“We’re interested in using silk; it’s a really ancient material, a 5,000-year-old innovation. We’re thinking as a new innovation now, for a change in the medical device industry,” Rodriguez explained. “We like using silk, it’s very easily sourced — from cocoons — rather than other biopolymers like elastin that are extremely hard to source. We’re reinvening silk, from textiles to medical devices.”
Tufts has worked with making orthopedic implants and more, examining options for 3D printing inks including molecular, nanofibrils, and macro. The real beauty, Rodriguez said, is in controlling the process, as they can induce transformation from water soluble to partially water solublhe to insoluble by varying concentrations, time, temperature, salts, and/or pH levels. The team are also interested in bioprinting, and have a collaboration with CELLINK. She noted that for now, all of the work shared “very much lives in the research world,” with some innovations on track for future FDA review.
AJ Perez of Cincinnati Inc, which acquired NVBOTS last year, turned next to “Medical 3D Printing: From Idea to Part,” looking at the topic from a manufacturer’s perspective (“I’m not thinking about some of the specifics of the science of interaction with the human body,” he noted). Iterating, Perez says, is the “single most important thing” in the 3D printing workflow: “Don’t be afraid to go through that cycle over and over again.” That basic workflow overall includes: idea → sketch → CAD → settings → slice → 3D print → finishing → iterate. Looking at extrusion-based 3D printing, with which Cincinnati Inc. is very familiar on the large and smaller scales, can have high-impact medical applications including casts, tooling, and hip implants.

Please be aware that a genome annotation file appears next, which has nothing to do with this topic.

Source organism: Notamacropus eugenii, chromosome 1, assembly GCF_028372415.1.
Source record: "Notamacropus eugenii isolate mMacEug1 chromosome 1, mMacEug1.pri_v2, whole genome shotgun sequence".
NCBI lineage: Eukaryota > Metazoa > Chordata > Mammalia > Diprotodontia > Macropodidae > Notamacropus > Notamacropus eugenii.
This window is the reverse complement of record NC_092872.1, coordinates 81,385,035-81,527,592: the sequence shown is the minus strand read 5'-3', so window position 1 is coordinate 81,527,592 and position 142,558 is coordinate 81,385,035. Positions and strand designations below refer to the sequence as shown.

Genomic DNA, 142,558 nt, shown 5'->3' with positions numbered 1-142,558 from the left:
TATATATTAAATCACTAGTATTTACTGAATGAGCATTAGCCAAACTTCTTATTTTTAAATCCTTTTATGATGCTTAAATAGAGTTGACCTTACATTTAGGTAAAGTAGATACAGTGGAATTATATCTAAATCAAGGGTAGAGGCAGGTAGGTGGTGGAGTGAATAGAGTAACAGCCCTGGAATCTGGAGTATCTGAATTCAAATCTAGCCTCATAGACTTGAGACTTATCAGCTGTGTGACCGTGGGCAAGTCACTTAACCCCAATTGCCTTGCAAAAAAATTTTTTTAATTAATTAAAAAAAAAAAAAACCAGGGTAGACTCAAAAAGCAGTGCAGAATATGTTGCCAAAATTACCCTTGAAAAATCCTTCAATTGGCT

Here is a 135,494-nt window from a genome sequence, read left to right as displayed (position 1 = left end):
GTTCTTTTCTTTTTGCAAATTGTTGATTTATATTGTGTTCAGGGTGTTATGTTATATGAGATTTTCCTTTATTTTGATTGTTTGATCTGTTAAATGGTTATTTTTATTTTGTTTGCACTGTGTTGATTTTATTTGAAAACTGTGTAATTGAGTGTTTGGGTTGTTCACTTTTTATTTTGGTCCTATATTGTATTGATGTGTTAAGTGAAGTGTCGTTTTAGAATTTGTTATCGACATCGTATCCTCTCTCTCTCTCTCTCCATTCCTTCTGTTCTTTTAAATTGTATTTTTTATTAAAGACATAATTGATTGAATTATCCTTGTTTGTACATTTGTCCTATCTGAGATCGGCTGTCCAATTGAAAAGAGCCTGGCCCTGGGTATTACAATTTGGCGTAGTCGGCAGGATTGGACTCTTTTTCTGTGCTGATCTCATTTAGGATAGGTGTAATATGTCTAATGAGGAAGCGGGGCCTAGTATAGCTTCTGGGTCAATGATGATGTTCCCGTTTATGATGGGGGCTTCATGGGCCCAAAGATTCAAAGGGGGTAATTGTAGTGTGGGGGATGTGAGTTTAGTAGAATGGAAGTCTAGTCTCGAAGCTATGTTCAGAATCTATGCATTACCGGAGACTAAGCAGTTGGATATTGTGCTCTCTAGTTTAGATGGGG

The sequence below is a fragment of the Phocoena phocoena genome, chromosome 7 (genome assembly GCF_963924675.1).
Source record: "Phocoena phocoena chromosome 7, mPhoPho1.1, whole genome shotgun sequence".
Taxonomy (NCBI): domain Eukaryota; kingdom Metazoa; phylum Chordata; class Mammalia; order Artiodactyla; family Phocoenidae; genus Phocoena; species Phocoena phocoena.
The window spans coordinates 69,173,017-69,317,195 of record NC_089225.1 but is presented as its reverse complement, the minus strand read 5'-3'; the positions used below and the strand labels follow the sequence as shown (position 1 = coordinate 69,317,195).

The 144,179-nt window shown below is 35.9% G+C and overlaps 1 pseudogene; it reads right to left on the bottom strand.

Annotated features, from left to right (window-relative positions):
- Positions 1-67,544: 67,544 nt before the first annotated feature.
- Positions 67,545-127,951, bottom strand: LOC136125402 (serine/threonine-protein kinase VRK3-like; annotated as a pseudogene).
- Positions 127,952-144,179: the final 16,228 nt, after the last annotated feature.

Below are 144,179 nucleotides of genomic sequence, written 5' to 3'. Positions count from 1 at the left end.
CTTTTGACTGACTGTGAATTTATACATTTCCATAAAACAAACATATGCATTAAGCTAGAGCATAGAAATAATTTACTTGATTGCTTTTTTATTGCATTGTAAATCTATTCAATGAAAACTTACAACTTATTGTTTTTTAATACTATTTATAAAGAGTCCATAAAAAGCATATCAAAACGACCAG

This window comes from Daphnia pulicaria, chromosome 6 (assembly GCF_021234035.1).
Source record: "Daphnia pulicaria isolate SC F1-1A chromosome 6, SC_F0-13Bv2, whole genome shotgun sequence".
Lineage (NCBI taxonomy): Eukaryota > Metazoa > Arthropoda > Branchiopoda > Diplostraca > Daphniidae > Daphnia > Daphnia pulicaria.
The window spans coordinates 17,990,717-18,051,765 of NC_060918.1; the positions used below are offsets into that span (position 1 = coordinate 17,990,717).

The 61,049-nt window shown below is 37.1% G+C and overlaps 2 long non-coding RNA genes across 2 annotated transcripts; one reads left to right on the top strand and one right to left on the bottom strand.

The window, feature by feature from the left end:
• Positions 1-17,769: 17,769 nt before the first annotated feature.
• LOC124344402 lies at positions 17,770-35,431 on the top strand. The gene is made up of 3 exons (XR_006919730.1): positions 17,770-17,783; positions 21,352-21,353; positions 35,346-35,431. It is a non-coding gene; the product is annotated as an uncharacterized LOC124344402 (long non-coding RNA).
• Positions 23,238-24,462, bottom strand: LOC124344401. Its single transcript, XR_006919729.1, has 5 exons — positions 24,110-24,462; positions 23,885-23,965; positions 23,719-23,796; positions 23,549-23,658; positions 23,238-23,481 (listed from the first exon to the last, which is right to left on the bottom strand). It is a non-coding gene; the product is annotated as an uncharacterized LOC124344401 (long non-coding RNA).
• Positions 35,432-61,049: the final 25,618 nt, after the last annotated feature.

Challenges facing medical 3D printing include strength and cost of parts; chemical, thermal, and biological/bacterial resistance; and regulation, Perez noted. “How do you get industrial quality while at a lower price point, and solve for all these points?” he asked. “I don’t have an answer for you.” He did point to important advances with PEEK and Ultem, despite to date a relatively small number of 3D printers capable of appropriate materials capabilities. These materials in particular already see great use in the medical sector due to their ability to survive in an autoclave, allowing for cleaning and reuse of medical tools; 3D printing can enhance their manufacture. On the post-processing side, he pointed to useful procedures for medical applications including electroplating, vacuum impregnation, and hot isostatic pressing (HIP).
This session wrapped up with “A Medical Device Designed for You,” presented by the engaging Rob Stupplebeen of Optimal Device. The company designs devices primarily for medical device startups, though also for “some of the biggest companies in the world.” Stupplebeen shared an analogy of the work he does for customers, rather than specific use cases due to their confidential nature. Looking into the creation fo a cast for his daughter, who at age five broke her wrist, he walked through the steps in creating a personalized cast and the software requirements to correctly model such a device.
“Whenever you do any of these sorts of things, add in every piece of technology — test as you go,” he said, underscoring the importance of iteration and proofs of concept.
Life sciences are a significant focus for Dassault Systèmes, and showcasing these customers’ stories and applications proved a highlight of the symposium. The capability of 3D printing and digital technologies to actively enhance individual lives is one of the real bright spots of today’s advanced innovations.
“One thing I love about life sciences,” said Dassault Systèmes’ Steve Levine in closing this session, “I find there’s nothing that isn’t of some value to what everyone does as we’re all working around the human body.”
Stay tuned for more from the Additive Manufacturing Symposium as well as Science in the Age of Experience, including interviews with Allison Grealis and Dassault Systèmes’ Subham Sett, who spearheaded the AM Symposium.